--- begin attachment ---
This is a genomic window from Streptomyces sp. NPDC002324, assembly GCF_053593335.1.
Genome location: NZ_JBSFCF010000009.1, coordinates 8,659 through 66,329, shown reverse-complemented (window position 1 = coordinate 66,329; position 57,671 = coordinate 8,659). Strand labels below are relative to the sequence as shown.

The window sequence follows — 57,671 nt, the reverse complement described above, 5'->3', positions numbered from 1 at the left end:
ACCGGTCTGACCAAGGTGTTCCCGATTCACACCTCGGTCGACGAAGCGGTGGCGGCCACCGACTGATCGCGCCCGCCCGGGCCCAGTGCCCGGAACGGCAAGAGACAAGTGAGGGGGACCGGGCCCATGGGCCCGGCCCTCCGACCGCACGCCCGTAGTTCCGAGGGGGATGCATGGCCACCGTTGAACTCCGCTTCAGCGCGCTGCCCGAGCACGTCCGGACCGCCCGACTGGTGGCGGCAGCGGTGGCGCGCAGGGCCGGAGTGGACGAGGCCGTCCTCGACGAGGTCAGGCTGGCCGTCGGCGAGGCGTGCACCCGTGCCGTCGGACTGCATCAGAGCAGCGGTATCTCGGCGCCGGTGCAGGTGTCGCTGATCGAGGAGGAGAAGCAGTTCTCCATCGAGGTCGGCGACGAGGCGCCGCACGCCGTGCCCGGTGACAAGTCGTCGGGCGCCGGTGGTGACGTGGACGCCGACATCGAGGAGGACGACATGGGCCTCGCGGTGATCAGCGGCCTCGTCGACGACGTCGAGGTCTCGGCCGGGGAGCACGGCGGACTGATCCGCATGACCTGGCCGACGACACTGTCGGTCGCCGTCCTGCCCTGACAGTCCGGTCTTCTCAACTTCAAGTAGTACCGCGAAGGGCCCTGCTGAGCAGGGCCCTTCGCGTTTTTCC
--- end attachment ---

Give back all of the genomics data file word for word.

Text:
This is a genomic window from Streptomyces sp. NPDC002324, assembly GCF_053593335.1.
Genome location: NZ_JBSFCF010000009.1, coordinates 8,659 through 66,329, shown reverse-complemented (window position 1 = coordinate 66,329; position 57,671 = coordinate 8,659). Strand labels below are relative to the sequence as shown.

The window sequence follows — 57,671 nt, the reverse complement described above, 5'->3', positions numbered from 1 at the left end:
ACCGGTCTGACCAAGGTGTTCCCGATTCACACCTCGGTCGACGAAGCGGTGGCGGCCACCGACTGATCGCGCCCGCCCGGGCCCAGTGCCCGGAACGGCAAGAGACAAGTGAGGGGGACCGGGCCCATGGGCCCGGCCCTCCGACCGCACGCCCGTAGTTCCGAGGGGGATGCATGGCCACCGTTGAACTCCGCTTCAGCGCGCTGCCCGAGCACGTCCGGACCGCCCGACTGGTGGCGGCAGCGGTGGCGCGCAGGGCCGGAGTGGACGAGGCCGTCCTCGACGAGGTCAGGCTGGCCGTCGGCGAGGCGTGCACCCGTGCCGTCGGACTGCATCAGAGCAGCGGTATCTCGGCGCCGGTGCAGGTGTCGCTGATCGAGGAGGAGAAGCAGTTCTCCATCGAGGTCGGCGACGAGGCGCCGCACGCCGTGCCCGGTGACAAGTCGTCGGGCGCCGGTGGTGACGTGGACGCCGACATCGAGGAGGACGACATGGGCCTCGCGGTGATCAGCGGCCTCGTCGACGACGTCGAGGTCTCGGCCGGGGAGCACGGCGGACTGATCCGCATGACCTGGCCGACGACACTGTCGGTCGCCGTCCTGCCCTGACAGTCCGGTCTTCTCAACTTCAAGTAGTACCGCGAAGGGCCCTGCTGAGCAGGGCCCTTCGCGTTTTTCC